Words

“In a language like ours, so many words of which are derived from other languages, there are few modes of instruction more useful or more amusing than that of accustoming young people to seek the etymology or primary meaning of the words they use. There are cases in which more knowledge, of more value, may be conveyed by the history of a word than by the history of a campaign.” – Samuel Taylor Coleridge: Aids to Reflection, Aphor. 12.

To my mind, words are man’s crowning achievement. They are more enduring than his monuments, institutions or buildings. In fact, they serve as building blocks for every edifice he has ever created; they are integral to his work on earth.

Languages are living, evolving creatures with a past, present and future. They clothe the spirit of the times, while providing a nexus between the temporal and the eternal. Each and every word we have the privilege of using was conceived and brought into the world by man.

I’ve had a long-standing fascination with words, a love affair which stretches into my earliest memories. When I was in school I underlined every word I looked up in my trusty dictionary (the old-fashioned paper kind), and by the end of my secondary schooling the well-worn pages of my dictionary gave evidence of my passionate inquiry into the heart of a great many words.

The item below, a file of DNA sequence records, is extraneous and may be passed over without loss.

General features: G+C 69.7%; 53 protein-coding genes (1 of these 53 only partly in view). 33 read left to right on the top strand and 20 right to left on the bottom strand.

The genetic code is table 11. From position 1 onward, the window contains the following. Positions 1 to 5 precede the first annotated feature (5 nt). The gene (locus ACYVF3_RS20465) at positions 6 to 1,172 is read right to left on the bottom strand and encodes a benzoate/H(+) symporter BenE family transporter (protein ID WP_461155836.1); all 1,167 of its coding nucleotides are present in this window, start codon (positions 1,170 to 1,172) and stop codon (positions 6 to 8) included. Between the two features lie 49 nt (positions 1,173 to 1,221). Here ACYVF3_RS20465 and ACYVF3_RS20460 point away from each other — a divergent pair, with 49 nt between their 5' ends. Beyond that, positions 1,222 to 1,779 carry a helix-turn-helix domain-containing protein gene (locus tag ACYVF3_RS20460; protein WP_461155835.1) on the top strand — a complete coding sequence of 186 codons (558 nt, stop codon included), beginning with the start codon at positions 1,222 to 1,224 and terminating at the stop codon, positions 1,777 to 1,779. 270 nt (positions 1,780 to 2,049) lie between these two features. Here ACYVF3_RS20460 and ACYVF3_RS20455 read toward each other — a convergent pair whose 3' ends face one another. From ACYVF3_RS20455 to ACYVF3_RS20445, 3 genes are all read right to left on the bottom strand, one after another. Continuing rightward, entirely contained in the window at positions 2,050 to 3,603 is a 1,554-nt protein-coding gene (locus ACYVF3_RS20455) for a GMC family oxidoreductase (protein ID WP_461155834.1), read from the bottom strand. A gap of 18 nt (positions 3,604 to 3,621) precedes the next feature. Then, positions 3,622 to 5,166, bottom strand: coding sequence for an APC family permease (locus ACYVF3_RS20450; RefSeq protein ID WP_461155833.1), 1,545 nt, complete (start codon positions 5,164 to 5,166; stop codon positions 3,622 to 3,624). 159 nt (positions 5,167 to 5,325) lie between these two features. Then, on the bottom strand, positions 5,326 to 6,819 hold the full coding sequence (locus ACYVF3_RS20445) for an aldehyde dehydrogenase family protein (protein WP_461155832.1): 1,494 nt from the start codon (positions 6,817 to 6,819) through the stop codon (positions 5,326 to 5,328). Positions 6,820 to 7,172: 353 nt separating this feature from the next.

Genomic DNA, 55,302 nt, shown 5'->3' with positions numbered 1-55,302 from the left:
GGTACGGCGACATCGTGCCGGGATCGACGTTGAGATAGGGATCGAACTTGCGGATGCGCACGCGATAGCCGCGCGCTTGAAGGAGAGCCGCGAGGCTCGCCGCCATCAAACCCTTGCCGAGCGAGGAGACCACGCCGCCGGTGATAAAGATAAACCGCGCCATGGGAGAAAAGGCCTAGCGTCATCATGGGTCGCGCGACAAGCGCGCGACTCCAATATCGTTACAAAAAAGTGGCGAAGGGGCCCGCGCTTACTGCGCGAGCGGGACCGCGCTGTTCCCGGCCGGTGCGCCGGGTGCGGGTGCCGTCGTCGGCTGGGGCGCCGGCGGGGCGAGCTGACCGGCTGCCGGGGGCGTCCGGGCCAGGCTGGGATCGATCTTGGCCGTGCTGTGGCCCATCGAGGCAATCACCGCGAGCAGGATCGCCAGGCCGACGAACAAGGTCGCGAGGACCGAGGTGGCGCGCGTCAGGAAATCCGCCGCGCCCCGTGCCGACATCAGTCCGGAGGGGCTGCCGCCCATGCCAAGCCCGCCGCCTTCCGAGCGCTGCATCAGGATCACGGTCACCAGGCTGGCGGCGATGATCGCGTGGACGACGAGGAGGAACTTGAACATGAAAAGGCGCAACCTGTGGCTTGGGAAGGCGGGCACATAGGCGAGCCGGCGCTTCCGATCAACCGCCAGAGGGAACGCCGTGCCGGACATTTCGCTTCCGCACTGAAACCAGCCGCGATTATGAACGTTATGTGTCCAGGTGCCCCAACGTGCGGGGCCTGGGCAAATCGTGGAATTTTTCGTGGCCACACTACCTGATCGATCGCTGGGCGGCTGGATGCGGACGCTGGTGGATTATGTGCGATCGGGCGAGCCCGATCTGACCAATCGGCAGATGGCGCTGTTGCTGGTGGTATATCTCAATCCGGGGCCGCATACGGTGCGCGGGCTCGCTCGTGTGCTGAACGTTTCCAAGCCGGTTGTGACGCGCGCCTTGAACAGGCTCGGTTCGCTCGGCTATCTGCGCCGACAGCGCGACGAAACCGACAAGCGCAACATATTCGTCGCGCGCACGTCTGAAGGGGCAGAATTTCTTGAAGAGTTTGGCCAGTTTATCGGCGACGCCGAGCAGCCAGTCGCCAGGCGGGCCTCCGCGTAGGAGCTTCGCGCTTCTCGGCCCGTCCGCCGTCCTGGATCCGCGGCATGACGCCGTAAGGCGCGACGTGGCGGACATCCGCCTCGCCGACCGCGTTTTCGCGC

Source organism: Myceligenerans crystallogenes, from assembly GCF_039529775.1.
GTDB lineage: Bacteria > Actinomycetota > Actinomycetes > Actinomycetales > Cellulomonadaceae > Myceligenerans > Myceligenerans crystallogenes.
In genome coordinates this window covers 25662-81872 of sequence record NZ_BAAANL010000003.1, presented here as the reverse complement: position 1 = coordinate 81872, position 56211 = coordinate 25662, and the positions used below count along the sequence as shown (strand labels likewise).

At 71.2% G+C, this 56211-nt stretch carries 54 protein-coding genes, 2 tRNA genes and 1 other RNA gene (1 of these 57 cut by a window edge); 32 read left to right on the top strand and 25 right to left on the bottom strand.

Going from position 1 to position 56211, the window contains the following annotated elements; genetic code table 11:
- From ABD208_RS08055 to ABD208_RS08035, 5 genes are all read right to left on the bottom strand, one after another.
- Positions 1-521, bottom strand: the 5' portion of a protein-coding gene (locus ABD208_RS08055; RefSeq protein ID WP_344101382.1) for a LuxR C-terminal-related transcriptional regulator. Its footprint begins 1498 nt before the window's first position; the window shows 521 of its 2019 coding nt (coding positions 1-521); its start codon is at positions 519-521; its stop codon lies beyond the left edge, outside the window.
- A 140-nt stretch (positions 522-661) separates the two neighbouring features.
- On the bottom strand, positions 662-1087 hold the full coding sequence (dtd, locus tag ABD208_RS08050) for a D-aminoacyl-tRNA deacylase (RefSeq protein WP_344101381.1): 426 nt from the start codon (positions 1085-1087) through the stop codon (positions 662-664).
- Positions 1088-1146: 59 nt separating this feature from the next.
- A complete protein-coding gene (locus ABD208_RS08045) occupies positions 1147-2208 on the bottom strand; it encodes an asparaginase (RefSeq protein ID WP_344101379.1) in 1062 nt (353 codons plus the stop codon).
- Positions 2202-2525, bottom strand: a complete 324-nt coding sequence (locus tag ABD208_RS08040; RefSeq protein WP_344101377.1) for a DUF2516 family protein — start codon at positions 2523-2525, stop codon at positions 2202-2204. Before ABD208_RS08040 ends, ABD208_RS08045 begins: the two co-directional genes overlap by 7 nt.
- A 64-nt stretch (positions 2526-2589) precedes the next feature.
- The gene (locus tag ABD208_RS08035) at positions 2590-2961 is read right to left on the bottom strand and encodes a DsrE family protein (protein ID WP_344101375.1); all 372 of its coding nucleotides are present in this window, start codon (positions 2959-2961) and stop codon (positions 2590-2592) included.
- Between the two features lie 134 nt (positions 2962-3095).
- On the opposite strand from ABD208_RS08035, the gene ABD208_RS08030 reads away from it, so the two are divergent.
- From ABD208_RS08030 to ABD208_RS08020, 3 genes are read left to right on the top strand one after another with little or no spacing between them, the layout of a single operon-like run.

Every word has a primary meaning. Examination of the primary meaning, in the sense of its earliest definition, is like looking into the DNA of a cell. You can learn a lot from it. It tells a rich and fascinating story and gives clues about the zeitgeist of its youth. Its structure, place of birth, original language, and so on paint a picture, which, like a picture, is worth a thousand words.

Every word also has a primary meaning in the sense of its principal meaning. This meaning changes over time. Words, and the memes packed into them, tend to evolve. Words reflect and advance cultural developments. They symbolize man’s consciousness, which makes a review of their shifting meanings a study of man himself.

The next time you look up a word, take a minute to explore its etymology. But take care to make it more than a mental exercise. Listen to its story. Place your hand upon its heart. Feel its pulse. It is a living, evolving creature with more to share than you might imagine.

Photo by Joshua Hoehne on Unsplash

One thought on “Words

  1. Absolutely love considering the differences and nuances of the spoken word, and even more so the written word, one of the reasons I love reading your posts so much!
    Clothed in the spirit of truth words can move mountains, clothed in adverse spirits they can be very destructive. I was thinking of their permeance and persistence when words unfitly spoken have been foisted upon me, how they have a tendency to reoccur and ring untrue, but cause questioning of the reality of being. On the other hand, words fitly spoken, have the ability to wash the slate clean and lift us to wonderful new heights! Love this consideration, and have been mulling it over all day, it won’t lose its lustre any time soon!

    Liked by 1 person

Leave a Reply

Fill in your details below or click an icon to log in:

WordPress.com Logo

You are commenting using your WordPress.com account. Log Out /  Change )

Google photo

You are commenting using your Google account. Log Out /  Change )

Twitter picture

You are commenting using your Twitter account. Log Out /  Change )

Facebook photo

You are commenting using your Facebook account. Log Out /  Change )

Connecting to %s